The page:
Why Jeep Picked McIntosh to Soundtrack the Grand Cherokee and Wagoneer Reboots
It’s Sergio Marchionne- and Ralph Gilles-approved.
In the home audio world, McIntosh has a big following. The Binghamton, New York-based company was founded in 1949 and has history and credibility on its side. And it's now spotlighting a new long-term relationship with Jeep, blessed by the godfather of Fiat Chrysler himself.
After a brief flirtation with car audio in the ‘90s, the brand had mostly shelved its work in the automotive industry until it caught the eye (ear!) of Stellantis visionaries Ralph Gilles and Sergio Marchionne a few years before Marchionne’s death in 2018. They were convinced McIntosh was the right fit for the reborn Grand Wagoneer; adding it to the new Grand Cherokee L soon followed.
Most buyers are familiar with mainstream brands like Bose, which you’ll find in the new Infiniti QX60. Mark Levinson is matched with Lexus, Audi and BMW use Bang & Olufsen, and Mercedes-Benz prefers Burmester. Nissan started partnering with Fender, the company that makes kickass guitars and amplifiers, for its vehicles a few years back. When I shared appreciation for the sound of the McIntosh in the new Grand Cherokee L, some people were perplexed.
Who the heck is McIntosh? they wanted to know.
The audio brand's CEO Jeff Poggi sat down with me at the pared-down 2021 version of the Chicago Auto Show and we talked about the company’s strategy; he clearly understands they’re the “new kid” and that hearing is believing.
“The number one place people listen to music is in the car,” Poggi says. “If you’re going to spend that much time in a vehicle, you might as well have good audio quality."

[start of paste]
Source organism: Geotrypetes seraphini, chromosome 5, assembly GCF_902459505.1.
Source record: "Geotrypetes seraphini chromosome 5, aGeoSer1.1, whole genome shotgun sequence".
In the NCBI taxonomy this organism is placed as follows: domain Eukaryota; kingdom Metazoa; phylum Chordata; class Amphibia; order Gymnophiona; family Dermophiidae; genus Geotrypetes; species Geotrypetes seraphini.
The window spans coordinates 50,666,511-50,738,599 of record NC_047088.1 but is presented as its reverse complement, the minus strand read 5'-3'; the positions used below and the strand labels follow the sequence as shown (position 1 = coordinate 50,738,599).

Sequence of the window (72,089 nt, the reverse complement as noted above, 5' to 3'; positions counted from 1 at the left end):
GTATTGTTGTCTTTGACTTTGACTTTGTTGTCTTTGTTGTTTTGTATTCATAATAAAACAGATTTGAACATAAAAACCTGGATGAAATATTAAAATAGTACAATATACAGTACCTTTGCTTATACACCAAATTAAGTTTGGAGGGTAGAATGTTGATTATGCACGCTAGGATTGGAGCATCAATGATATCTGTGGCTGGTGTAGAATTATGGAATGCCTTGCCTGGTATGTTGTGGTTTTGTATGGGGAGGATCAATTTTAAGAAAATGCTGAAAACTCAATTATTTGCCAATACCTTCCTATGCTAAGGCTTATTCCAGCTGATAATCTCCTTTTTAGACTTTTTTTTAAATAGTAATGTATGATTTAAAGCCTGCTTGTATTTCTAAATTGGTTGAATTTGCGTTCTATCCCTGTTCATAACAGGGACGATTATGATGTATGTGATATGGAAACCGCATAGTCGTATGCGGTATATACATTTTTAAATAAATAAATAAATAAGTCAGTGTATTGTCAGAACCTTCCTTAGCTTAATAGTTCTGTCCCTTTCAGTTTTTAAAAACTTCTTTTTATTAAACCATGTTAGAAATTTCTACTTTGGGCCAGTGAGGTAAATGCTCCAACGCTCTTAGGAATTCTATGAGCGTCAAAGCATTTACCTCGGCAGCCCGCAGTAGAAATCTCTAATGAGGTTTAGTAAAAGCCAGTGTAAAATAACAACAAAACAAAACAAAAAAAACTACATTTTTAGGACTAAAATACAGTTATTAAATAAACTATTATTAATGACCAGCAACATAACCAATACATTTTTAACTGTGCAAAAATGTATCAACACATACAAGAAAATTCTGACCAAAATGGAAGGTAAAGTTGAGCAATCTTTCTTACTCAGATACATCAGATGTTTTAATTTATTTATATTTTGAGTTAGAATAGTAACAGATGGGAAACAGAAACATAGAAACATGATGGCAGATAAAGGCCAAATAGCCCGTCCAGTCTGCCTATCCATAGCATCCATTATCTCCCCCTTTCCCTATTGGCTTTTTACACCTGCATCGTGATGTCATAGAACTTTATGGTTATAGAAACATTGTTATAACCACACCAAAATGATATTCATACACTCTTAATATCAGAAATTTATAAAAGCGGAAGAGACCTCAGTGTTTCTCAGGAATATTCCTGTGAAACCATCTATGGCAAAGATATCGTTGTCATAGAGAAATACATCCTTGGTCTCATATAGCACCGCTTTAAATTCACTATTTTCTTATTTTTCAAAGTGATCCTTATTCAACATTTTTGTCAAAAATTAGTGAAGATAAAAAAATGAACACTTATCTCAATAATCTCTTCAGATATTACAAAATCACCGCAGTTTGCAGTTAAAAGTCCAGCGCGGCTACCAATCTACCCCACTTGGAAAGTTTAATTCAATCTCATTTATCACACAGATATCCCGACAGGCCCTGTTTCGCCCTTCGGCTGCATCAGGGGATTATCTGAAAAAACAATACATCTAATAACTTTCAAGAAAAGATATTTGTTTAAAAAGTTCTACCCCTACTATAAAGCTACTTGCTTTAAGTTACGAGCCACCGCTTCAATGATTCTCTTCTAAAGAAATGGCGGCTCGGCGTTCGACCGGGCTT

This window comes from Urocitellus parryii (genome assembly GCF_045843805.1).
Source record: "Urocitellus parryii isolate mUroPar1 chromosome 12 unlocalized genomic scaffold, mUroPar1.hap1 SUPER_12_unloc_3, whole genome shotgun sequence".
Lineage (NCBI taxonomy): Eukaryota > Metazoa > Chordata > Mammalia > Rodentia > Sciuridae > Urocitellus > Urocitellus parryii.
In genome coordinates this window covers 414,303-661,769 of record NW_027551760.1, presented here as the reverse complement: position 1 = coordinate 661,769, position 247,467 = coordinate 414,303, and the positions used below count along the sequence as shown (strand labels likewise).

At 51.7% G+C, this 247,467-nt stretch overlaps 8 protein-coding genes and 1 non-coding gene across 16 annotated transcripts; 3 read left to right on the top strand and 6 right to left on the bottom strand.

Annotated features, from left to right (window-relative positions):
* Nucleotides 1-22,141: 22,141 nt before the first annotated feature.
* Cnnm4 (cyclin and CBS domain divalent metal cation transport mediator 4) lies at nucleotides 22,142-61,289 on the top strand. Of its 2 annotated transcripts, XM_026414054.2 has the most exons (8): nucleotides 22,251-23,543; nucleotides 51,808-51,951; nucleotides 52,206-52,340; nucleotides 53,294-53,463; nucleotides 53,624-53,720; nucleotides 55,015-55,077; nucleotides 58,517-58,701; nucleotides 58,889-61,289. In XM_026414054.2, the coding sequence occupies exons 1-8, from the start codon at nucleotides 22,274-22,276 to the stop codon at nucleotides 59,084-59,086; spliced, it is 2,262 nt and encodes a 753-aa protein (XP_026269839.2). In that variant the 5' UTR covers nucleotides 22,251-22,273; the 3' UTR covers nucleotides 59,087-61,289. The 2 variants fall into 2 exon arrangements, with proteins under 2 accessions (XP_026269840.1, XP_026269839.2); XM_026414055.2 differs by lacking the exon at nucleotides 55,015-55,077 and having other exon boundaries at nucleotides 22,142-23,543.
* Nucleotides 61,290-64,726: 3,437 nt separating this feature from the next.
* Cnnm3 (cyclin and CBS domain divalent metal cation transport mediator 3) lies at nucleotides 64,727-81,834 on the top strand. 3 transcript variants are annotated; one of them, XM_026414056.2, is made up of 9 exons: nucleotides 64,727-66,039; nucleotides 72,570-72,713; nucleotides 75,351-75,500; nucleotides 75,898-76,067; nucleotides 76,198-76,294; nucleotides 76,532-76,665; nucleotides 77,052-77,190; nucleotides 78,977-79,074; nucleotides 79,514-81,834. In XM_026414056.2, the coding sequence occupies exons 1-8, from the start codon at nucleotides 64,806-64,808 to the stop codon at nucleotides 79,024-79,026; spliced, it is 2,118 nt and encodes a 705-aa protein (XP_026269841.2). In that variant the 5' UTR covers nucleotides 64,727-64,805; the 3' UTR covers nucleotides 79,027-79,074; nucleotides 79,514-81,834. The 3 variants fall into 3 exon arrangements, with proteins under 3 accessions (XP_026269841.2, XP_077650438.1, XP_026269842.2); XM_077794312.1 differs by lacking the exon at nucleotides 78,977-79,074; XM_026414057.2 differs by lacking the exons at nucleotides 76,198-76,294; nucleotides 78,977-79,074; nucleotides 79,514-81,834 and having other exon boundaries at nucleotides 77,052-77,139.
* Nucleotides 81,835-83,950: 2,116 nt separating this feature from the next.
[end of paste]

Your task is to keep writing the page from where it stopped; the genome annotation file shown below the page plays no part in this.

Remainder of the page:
Basically, he says with a grin, it’s the difference between a glass of fine wine and a Mason jar of cheap swill.
Back in the 1990s when McIntosh first dipped its toe into the automotive industry, it provided amplifiers and head units for the aftermarket. The trademark blue meters were popular and remain a feature on its audio systems today. Inside the Grand Wagoneer and Grand Cherokee, an app activates a digital meter that bounces with the music, and the McIntosh name is prominently featured in a marketing coup for the company.
When I tested it out in the Grand Wagoneer, a 1375-watt, 24-channel amp, 23-loudspeaker system belted out Metallica and Mozart with equal enthusiasm. My favorite brand for quite some time has been the Mark Levinson setup in the Lexus LC 500, but McIntosh has taken the lead. Matched with metal ridged control knobs in front and toggle controls behind the steering wheel that are typical for Jeep products, this checks all the boxes. Make no mistake, though: this is not an inexpensive system and it's built into the prices of these new Jeeps, which are rather staggering for the top-level Grand Wagoneer.
The new Grand Wagoneer has seven screens sprinkled throughout the vehicle, as Kristen highlighted in her recap last week. Jeep's Grand Cherokee is not quite as flush, but both models have the McIntosh app that shows a needle indicating decibel levels dancing across the front screens. And FYI: Motley Crue's Kickstart My Heart sounds spectacular.
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